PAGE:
City Girl Gone Wandering
It dawns on me that in the perpetual motion of the last two weeks I have failed to properly wrap up my experiences in San Diego. So, here they are: the final moments of Transition Week.
On my second to last day in California, my friend and I drove to La Jolla to watch the sun set over the ocean and the city of San Diego. We drove up through the hills, passed the million-dollar mansions, and arrived at an overlook that quieted the spirit.
Unfortunately, it was freezing up there, so we regrouped and decided to race the sun to another location. We arrived at Sunset Cliffs just as the final shades of orange and pink painted the sky.
Even the storms of flies attacking my face could not break the magic of the cliffs that night. What a beautiful place! Surfers braved the cold water in hopes of catching the perfect wave and riding the sunset back to shore. I watched them with eager intensity, jealous of their boards and wet suits. One day, maybe even one day soon, I will finally try surfing.
After the sun had set, we made our to Ocean Beach for some beer and tacos. OB is the type of neighborhood that I expected all of San Diego to be: populated with skateboarding teenagers (and 20-somethings pretending to be teenagers), tourists, frat boys, people dressed in ripped up t-shirts with band names on them. The SoCal stereotype is alive and well, and thriving in Ocean Beach.
The next day was my last in San Diego, so naturally I went to a salon and chopped my hair off. Before I left New York I knew that I wanted a drastic haircut to mark this new chapter. However, time was limited in my final city weeks so I decided to wait until I was in SD. The last day of transition week was the perfect time to transform my look into what I am now calling, “Boho Peasant Chic”. It looked very much like a city-slicker hairdo when I first got it, but my lack of a desire to use a flatiron, and complete refusal to care about my appearance on the islands, has transitioned my fancy city cut into a rambunctious foray into finding delight in the chaos of freedom.
My hair hasn’t been this short since I was a child, and I haven’t worn it continuously curly since I was twelve. It has been such a great change that during my first week in Hawaii I barely recognized myself in the mirror. Now, however, I have grown to love it. It symbolizes the newness of the life I am living, the freshness of simply learning not to care. I haven’t worn makeup in two weeks either. It’s wonderful! Just me, my face, and my hair (my real hair) taking on the world.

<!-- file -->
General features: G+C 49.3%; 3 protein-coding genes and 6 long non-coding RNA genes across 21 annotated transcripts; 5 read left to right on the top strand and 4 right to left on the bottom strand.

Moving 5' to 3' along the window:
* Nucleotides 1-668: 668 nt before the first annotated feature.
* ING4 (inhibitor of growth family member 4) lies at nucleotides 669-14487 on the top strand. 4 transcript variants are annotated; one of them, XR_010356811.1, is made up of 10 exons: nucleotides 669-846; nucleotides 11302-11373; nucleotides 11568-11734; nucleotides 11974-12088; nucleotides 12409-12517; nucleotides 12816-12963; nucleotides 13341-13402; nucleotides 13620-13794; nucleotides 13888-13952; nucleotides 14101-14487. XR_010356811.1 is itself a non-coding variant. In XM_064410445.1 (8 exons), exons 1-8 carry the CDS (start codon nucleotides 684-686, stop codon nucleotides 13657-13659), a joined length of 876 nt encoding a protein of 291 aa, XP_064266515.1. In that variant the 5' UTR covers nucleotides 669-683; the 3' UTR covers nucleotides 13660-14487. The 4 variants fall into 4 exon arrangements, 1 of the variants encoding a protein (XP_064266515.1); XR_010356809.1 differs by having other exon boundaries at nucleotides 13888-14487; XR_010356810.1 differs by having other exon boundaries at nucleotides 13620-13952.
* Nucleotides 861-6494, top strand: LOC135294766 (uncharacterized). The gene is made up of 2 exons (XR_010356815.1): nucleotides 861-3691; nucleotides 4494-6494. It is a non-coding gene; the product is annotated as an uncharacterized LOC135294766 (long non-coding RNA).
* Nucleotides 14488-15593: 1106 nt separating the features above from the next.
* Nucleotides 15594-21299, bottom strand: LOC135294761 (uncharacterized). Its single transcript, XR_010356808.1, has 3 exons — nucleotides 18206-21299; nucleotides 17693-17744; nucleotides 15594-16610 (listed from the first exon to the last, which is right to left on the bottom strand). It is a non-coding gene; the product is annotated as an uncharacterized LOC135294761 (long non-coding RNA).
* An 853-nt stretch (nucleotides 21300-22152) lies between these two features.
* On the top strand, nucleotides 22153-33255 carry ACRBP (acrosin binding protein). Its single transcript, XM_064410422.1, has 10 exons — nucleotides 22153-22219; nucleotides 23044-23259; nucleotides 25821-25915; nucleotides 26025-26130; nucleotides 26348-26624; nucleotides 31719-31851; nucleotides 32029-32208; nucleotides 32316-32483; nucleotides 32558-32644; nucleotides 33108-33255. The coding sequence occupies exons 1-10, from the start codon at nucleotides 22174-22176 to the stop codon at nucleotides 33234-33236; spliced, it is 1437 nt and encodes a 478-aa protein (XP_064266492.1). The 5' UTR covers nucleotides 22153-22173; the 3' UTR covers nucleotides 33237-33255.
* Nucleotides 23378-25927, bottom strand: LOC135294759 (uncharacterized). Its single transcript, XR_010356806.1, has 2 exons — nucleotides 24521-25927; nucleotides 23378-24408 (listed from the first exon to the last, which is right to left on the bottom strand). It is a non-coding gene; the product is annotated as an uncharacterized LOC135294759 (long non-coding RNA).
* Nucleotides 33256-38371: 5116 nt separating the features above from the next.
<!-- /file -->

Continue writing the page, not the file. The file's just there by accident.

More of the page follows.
After my transformation was complete, I braved San Diego public transit and made my way toward Mission Beach to say hello to the Pacific. Spending my last day in California on the beach has become a tradition for me—I did the same thing when I was in San Francisco last year.
I love the ocean. I love it so much that, if I could, I would crawl inside it and build myself a burrow. This love affair is probably why I have since moved myself to an island, and why I have spent so much time on beaches in the last few weeks. Either way, the ocean fills a part of me that I don’t realize is empty until I am once again wiggling my toes in the sand and listening to the repetitive sound of the tide.
I spent a few hours wandering the seashore, reveling in the fact that, for the first time after such a vacation, I was not actually going home. As the sun began to set, I gazed at the Pacific and thought to myself, I’m going to move to the middle of that tomorrow, okay? Okay! Great! My heart swelled with excitement.
And thus, San Diego Transition Week came to a close. Within a week’s time I went from crying regularly over the thought of leaving everything and everyone I knew, to feeling overwhelmed with pride and joy at the fact that I was actually doing this.
In terms of transitioning between NYC and Hawaii, spending the week in San Diego was probably the best decision I could have made. When I first landed on the islands I described Hawaii to a friend by saying, “It’s as though Southern California and Martha’s Vineyard had a baby on a volcano.” Part of this is because the vegetation (at least some of it) is quite similar—palm trees and the like. But mostly the comparison is cultural. The energy of San Diego is super laid back (everybody is “bro”) and Hawaii takes the chill factor to a whole new level (everybody is “brah”). For me—the formerly tense NYC gal—the extra step down the ladder of chilling-out was highly beneficial. Because of my transition week, I arrived in Hawaii relaxed and stress-free.
As a final note, I want to say thank you to my friend Micah for housing me for a week, and for putting up with my random spurts of combustible emotion. A large part of why the transition went so smoothly was because I left people who I loved in the present to spend time with someone I had come to love in the past. Picking up where we left off, after seeing each other only once in four years, was the best reminder that friendship is eternal. I needed that reminder. I needed to know that I wasn’t actually walking away from the best community of people I have ever known.
One city, to a smaller city, to an island.
And the beat goes on…